OPINION – When the Presidential debates begin in a couple of weeks, you can count on two issues receiving front-and-center attention: jobs and health care.
There will be a lot of squawking and finger pointing and, as we have seen already, out-and-out lies, but neither side will offer a solution.
We’ll be told it will take time, to be patient during the job recovery. We will be told how health care is too expensive and Obamacare must be repealed because we will bankrupt the United States if we take care of everybody’s health needs.
The truth of the matter is there are two things that could be done to bring most of the jobs back to these shores and a way to cut health care expenditures by $26 billion, if Congress really is interested in doing something to benefit the men, women, and children of this land.
Two simple pieces of legislation would do the trick, if only our elected leaders had the guts to do what is right instead of lining their own pockets.
In the realm of jobs, Congress need only pass a bill that taxes each company that sends jobs offshore in the amount of what a year’s salary and benefits would cost to keep the job here. In other words, if your employer is paying you $40,000 in salary and benefits and your job is shipped overseas, the company that stole your job from you and sent it offshore would be required to pay an annual tax of $40,000. A company would think twice before sending its call centers, graphic arts work, and other jobs to India, China, or wherever else these corporate greed monsters can undercut the hard-working men and women of the United States.
I’ve heard it argued, even by Southern Utah business leaders who ship jobs overseas, that doing so is an attempt to keep their doors open, which is utter nonsense.
Keeping people working spurs the economy and while it may take a little time to reap larger profits, keeping the money circulating, rather than cutting jobs, is the key to fiscal viability. Kicking loyal employees to the curb so the corporate machine can replace them with vendors in India stalls the local economy, which feeds upon itself. Don’t believe me? Take a look at the parallel between long-term, widespread unemployment and the foreclosure rates.
But, that won’t happen because the captains of commerce long ago decided that it was far more important to feed the stockholders than the people who labor in their shops. Because they receive company stock for bonuses or are offered stock options as an enticement to be good company men, these guys would lay off their mother on Mother’s Day to improve the revenue stream. I would bet you the hard-earned nickels and dimes I make that when a company president/CEO talks about doing what’s best for the company they are really saying what’s best for the stockholders, who have become more important than the workers. Don’t believe me? Check out their annual report statements and look at the dividends paid, then compare that with your latest raise.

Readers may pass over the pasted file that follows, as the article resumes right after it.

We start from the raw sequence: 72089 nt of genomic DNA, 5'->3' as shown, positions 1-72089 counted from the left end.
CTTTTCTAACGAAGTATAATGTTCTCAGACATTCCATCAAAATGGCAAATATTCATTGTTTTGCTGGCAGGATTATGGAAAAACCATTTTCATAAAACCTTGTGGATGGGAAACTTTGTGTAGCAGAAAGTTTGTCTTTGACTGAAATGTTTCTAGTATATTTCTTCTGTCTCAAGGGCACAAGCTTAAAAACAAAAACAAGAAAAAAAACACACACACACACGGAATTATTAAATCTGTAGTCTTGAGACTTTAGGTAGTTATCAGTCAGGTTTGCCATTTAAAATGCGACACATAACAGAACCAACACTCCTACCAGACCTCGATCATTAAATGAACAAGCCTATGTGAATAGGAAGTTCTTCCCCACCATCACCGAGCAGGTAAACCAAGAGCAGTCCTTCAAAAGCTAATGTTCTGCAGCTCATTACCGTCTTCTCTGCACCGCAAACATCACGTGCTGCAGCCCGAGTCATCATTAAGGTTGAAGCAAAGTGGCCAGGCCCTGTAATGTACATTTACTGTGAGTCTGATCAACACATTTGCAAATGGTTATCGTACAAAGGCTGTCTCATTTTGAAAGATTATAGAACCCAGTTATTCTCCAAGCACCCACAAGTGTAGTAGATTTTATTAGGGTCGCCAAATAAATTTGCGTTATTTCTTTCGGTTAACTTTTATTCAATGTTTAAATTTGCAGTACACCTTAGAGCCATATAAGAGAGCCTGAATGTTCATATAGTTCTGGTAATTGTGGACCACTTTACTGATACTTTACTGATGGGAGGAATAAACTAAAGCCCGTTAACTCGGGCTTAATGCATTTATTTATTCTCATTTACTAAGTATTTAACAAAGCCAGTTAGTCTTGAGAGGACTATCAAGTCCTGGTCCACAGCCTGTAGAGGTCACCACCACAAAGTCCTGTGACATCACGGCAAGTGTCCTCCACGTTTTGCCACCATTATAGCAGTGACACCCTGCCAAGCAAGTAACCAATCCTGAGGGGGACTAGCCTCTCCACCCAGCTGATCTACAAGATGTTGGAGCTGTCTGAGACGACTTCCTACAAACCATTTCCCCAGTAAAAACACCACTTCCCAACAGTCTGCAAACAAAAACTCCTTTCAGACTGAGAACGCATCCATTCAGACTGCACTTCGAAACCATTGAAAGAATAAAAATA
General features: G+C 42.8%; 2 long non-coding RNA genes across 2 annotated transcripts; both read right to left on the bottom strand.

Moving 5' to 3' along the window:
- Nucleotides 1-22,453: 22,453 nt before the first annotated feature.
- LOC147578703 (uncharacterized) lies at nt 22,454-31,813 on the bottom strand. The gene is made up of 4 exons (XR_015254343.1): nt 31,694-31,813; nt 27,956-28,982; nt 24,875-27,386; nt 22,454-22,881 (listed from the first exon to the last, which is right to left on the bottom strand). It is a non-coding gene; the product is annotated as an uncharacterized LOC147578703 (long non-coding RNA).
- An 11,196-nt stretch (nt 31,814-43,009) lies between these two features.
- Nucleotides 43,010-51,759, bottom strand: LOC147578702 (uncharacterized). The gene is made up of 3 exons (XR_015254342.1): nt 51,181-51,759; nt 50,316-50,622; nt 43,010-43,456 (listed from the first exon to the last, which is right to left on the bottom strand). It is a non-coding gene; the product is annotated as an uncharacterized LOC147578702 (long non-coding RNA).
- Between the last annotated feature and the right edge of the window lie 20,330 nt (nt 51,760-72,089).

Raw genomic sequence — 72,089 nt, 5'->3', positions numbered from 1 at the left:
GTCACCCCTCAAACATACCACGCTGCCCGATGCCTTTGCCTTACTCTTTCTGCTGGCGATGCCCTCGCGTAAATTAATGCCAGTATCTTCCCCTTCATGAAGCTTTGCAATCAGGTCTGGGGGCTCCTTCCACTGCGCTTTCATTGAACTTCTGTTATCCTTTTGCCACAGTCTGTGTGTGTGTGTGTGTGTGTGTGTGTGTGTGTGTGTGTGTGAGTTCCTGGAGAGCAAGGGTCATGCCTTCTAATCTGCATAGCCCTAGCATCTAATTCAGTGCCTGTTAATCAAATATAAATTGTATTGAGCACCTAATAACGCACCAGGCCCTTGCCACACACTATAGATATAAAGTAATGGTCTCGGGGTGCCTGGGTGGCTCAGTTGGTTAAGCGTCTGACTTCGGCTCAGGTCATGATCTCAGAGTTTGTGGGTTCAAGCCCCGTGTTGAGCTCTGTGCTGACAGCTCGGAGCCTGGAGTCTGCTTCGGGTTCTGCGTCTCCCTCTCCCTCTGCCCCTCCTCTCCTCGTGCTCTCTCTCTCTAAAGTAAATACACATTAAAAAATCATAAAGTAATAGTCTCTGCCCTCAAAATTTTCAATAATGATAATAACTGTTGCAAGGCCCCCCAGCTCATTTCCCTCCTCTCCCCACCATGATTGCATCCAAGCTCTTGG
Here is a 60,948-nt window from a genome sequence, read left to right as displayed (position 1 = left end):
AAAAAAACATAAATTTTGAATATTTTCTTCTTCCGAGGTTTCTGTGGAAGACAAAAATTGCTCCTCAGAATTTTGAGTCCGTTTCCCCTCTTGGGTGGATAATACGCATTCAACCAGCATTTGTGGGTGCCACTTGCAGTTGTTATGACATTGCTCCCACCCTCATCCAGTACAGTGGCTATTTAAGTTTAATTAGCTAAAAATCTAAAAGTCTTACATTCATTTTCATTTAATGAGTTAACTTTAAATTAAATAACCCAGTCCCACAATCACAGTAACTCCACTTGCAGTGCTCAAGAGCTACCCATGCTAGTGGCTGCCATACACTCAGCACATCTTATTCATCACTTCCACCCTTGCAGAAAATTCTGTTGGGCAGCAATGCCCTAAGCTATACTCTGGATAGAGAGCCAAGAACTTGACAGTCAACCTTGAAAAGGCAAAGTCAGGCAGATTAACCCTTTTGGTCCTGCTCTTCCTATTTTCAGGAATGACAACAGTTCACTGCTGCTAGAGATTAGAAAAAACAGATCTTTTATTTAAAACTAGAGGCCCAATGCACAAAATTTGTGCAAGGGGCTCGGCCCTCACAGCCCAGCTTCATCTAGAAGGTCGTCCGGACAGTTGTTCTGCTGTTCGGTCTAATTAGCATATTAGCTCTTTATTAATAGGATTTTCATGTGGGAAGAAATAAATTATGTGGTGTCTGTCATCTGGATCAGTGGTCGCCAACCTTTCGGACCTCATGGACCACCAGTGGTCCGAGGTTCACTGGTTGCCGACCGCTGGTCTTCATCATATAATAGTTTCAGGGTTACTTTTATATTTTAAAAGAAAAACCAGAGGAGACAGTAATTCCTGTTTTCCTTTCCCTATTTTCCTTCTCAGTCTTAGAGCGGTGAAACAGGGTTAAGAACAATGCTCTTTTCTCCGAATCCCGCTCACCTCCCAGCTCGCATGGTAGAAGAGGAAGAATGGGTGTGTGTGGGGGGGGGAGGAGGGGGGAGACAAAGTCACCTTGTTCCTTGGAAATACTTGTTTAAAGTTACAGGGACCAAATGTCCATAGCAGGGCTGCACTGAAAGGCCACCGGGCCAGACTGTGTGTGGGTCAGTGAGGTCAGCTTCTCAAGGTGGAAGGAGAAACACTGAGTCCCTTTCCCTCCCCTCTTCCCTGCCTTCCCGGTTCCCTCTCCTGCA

But, Congress will not take that bold step.
The expense of health care can also be dramatically decreased with one little piece of legislation.
All it would take is for Congress to pass a law that would ban the advertising and marketing of prescription drugs.
Big Pharma spends approximately $26 billion annually, according to the drugwatch.com website, in marketing and advertising. The bulk of that money — about $20 billion — is spent in direct marketing campaigns aimed at doctors. About $4 billion goes to consumer advertising and another $2 billion is spent by the drug manufacturers for medical seminars and training opportunities.
Why won’t Congress do anything about this egregiously lopsided set of numbers? Because Big Pharma spends about $188 million annually on lobbyists and dumps about $14 million a year into campaign funds to ensure that its friends are reelected.
Over the years, I have brought both of these proposals before members of the House and Senate.
“No … you don’t understand,” one former senator told me. “The only way we can drop health care costs is to eliminate Social Security and institute tort reform.”
Another said: “It will never happen.”
A third, with connections to the health care industry, went silent and hid behind a nervous grin.
Gutless wonders, one and all.
No bad days!
Ed Kociela is an opinion columnist. The opinions stated in this article are his and not representative of St. George News.
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